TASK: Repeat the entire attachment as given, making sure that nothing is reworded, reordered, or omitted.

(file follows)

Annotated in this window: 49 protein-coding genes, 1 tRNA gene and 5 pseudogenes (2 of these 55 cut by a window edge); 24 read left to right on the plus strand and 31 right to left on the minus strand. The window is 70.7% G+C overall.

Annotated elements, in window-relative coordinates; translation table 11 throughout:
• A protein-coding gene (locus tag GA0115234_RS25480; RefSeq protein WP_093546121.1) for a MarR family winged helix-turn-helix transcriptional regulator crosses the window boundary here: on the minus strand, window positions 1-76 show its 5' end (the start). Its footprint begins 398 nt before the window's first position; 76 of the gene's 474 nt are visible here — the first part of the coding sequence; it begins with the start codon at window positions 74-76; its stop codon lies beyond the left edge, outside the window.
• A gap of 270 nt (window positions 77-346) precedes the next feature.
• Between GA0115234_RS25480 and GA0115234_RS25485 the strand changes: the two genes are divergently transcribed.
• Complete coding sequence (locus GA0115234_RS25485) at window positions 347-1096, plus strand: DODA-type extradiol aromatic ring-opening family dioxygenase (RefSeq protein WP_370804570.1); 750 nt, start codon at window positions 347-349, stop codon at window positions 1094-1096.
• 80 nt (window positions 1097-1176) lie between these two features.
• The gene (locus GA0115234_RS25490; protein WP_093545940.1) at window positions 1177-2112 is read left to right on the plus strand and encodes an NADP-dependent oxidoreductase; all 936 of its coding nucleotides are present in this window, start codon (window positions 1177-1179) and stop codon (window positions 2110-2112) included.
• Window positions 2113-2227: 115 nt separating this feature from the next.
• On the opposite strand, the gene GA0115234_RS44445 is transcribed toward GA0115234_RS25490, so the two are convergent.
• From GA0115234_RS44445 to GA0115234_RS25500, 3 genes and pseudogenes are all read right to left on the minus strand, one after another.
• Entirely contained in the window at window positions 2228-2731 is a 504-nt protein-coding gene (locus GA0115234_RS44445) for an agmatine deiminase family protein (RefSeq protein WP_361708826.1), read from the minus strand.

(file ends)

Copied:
Annotated in this window: 49 protein-coding genes, 1 tRNA gene and 5 pseudogenes (2 of these 55 cut by a window edge); 24 read left to right on the plus strand and 31 right to left on the minus strand. The window is 70.7% G+C overall.

Annotated elements, in window-relative coordinates; translation table 11 throughout:
• A protein-coding gene (locus tag GA0115234_RS25480; RefSeq protein WP_093546121.1) for a MarR family winged helix-turn-helix transcriptional regulator crosses the window boundary here: on the minus strand, window positions 1-76 show its 5' end (the start). Its footprint begins 398 nt before the window's first position; 76 of the gene's 474 nt are visible here — the first part of the coding sequence; it begins with the start codon at window positions 74-76; its stop codon lies beyond the left edge, outside the window.
• A gap of 270 nt (window positions 77-346) precedes the next feature.
• Between GA0115234_RS25480 and GA0115234_RS25485 the strand changes: the two genes are divergently transcribed.
• Complete coding sequence (locus GA0115234_RS25485) at window positions 347-1096, plus strand: DODA-type extradiol aromatic ring-opening family dioxygenase (RefSeq protein WP_370804570.1); 750 nt, start codon at window positions 347-349, stop codon at window positions 1094-1096.
• 80 nt (window positions 1097-1176) lie between these two features.
• The gene (locus GA0115234_RS25490; protein WP_093545940.1) at window positions 1177-2112 is read left to right on the plus strand and encodes an NADP-dependent oxidoreductase; all 936 of its coding nucleotides are present in this window, start codon (window positions 1177-1179) and stop codon (window positions 2110-2112) included.
• Window positions 2113-2227: 115 nt separating this feature from the next.
• On the opposite strand, the gene GA0115234_RS44445 is transcribed toward GA0115234_RS25490, so the two are convergent.
• From GA0115234_RS44445 to GA0115234_RS25500, 3 genes and pseudogenes are all read right to left on the minus strand, one after another.
• Entirely contained in the window at window positions 2228-2731 is a 504-nt protein-coding gene (locus GA0115234_RS44445) for an agmatine deiminase family protein (RefSeq protein WP_361708826.1), read from the minus strand.